The computerized system that regulates signals in Gaithersburg and Bethesda, Md., has produced generally less congestion and smoother traffic flow, according to the Montgomery County Department of Transportation. Satisfied by the results, the County's Division and Traffic Engineering plans to expand the system, at an estimated cost of $3 million, to include signals on all county roadways within the next three years. Hundreds of detectors embedded in the pavement along a 50-mile network of cables provide the computer constant monitoring of traffic volume and flow. The metal of passing vehicles changes the induction of the detector's wire loop, registering an impulse, or "count," through the network to the Division of Traffic Engineering computer in Rockville. The number of counts indicates the volume of traffic. By recording the duration of an induction change, the detector measures its own "occupancy," or traffic flow. A stopped vehicle would register a long occupancy to the computer that would then decrease occupancy by adjusting appropriate traffic signals to increase flow. Two types of detectors provide volume and flow measurement. Intersection detectors notify the local signal controller (the yellow box) at intersections of traffic congestion. The computer uses 10 to 12 sampling detectors to monitor traffic along stretch of roadway that could involve numerous signals. Sampling detectors reveal a larger picture of traffic volume and flow so the computer can synchronize a series of signals, preventing rush-hour backups on major arteries. (Author) backups on major arteries. (Author)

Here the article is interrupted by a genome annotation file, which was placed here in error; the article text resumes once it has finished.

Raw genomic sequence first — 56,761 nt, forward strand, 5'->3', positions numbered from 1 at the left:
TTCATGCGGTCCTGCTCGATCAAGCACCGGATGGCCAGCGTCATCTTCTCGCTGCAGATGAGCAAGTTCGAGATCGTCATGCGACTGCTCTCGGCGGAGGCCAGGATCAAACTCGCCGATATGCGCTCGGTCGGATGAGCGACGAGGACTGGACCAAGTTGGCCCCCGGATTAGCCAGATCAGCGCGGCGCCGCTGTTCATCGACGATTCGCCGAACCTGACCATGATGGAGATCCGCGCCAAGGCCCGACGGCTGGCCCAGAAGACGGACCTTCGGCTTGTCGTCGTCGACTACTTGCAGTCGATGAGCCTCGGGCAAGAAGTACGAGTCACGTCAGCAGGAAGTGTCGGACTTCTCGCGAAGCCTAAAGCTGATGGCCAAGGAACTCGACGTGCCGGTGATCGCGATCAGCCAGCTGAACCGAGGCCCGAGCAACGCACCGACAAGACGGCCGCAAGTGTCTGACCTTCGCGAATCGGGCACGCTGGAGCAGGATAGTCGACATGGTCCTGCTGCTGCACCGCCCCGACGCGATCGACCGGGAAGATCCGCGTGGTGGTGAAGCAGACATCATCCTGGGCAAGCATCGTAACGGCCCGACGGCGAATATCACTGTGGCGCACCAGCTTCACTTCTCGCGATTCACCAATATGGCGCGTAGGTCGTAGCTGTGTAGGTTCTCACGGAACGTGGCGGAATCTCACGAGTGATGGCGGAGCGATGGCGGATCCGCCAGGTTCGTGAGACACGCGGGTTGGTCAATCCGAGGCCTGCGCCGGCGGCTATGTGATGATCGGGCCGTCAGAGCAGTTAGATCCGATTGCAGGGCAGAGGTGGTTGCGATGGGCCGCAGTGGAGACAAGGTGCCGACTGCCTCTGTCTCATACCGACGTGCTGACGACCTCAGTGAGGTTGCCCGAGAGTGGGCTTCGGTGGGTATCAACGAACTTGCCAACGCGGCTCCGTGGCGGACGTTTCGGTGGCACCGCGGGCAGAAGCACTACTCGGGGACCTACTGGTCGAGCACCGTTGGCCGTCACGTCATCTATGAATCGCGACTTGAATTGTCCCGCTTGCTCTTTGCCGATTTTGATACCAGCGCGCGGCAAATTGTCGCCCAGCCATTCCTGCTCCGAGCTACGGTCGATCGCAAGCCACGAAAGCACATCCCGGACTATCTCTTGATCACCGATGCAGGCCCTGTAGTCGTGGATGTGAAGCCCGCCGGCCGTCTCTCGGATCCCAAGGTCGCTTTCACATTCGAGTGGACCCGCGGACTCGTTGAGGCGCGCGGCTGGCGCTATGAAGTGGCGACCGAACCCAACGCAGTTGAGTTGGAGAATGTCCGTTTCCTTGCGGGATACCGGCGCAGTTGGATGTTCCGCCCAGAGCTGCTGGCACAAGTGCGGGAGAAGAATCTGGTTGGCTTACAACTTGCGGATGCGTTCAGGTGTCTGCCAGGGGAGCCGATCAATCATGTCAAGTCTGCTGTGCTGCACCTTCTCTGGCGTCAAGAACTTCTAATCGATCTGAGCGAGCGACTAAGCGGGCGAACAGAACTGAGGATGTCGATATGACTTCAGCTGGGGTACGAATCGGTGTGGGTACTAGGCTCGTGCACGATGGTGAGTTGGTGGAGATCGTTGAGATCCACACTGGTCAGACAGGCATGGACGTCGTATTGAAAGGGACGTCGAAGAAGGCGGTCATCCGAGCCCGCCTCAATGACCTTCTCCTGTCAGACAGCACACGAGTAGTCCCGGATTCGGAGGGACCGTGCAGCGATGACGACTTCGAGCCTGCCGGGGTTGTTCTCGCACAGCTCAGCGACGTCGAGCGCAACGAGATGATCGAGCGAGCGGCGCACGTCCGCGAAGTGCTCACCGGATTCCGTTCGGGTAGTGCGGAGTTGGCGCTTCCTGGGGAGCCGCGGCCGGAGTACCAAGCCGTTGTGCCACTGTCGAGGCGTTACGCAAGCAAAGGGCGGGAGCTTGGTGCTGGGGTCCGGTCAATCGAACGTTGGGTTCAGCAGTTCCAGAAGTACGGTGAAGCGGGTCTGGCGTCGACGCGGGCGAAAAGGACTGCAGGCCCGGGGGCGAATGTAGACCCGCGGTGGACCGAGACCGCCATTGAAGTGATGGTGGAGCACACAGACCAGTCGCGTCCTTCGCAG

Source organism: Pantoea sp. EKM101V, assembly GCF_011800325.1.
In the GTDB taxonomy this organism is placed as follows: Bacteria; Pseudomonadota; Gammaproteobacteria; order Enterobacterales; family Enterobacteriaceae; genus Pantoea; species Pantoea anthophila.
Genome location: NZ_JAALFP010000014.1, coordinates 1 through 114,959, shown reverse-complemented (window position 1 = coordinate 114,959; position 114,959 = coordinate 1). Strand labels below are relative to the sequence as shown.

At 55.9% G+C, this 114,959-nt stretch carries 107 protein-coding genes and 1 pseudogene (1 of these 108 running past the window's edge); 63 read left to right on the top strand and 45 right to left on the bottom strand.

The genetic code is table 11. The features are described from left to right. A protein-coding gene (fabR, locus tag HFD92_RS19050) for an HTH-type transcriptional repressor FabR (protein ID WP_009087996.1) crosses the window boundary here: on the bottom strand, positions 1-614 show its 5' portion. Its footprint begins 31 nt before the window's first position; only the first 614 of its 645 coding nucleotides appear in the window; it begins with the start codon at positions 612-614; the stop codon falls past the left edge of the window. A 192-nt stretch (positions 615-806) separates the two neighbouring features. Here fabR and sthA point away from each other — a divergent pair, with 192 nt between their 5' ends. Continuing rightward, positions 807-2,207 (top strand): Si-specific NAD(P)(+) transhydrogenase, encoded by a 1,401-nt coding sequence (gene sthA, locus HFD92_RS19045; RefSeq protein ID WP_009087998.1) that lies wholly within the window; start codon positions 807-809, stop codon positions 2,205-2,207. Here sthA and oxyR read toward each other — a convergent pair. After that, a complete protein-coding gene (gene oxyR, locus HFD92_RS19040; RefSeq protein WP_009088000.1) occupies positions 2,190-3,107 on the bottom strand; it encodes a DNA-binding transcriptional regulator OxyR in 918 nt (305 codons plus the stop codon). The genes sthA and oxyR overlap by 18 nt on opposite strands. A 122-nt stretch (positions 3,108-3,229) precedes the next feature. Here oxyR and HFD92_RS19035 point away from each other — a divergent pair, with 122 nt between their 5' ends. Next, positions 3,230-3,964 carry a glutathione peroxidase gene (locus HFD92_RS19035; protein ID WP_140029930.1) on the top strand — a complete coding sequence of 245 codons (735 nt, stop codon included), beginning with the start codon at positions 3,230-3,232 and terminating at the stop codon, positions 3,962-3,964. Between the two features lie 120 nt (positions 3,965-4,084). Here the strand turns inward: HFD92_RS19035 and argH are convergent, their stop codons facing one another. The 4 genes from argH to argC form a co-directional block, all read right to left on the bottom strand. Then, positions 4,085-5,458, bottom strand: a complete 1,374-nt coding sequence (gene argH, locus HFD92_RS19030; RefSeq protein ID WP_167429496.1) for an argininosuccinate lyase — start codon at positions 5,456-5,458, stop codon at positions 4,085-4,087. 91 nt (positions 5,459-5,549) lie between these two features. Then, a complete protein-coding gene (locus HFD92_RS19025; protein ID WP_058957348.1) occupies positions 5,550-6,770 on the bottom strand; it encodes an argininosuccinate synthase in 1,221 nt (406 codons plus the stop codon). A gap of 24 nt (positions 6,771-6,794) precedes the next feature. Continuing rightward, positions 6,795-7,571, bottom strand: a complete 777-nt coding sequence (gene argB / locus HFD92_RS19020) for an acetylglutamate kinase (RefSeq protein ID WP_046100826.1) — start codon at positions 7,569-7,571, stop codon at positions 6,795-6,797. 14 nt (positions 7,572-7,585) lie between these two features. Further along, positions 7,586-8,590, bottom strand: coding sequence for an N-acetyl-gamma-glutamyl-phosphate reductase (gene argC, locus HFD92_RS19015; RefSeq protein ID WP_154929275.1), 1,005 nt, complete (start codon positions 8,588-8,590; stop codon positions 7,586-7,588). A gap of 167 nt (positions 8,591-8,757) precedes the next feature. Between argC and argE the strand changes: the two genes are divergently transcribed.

• Corporate Authors:

    GCN Communications Corporation

    1G20 Elton Road
    Silver Spring, MD  United States  20903
  • Authors:
    • Hager, P
  • Publication Date: 1985-7-5

Media Info

  • Pagination: p. 17
  • Serial:

Subject/Index Terms

Filing Info

  • Accession Number: 00396698
  • Record Type: Publication
  • Files: TRIS
  • Created Date: Aug 25 2004 2:37AM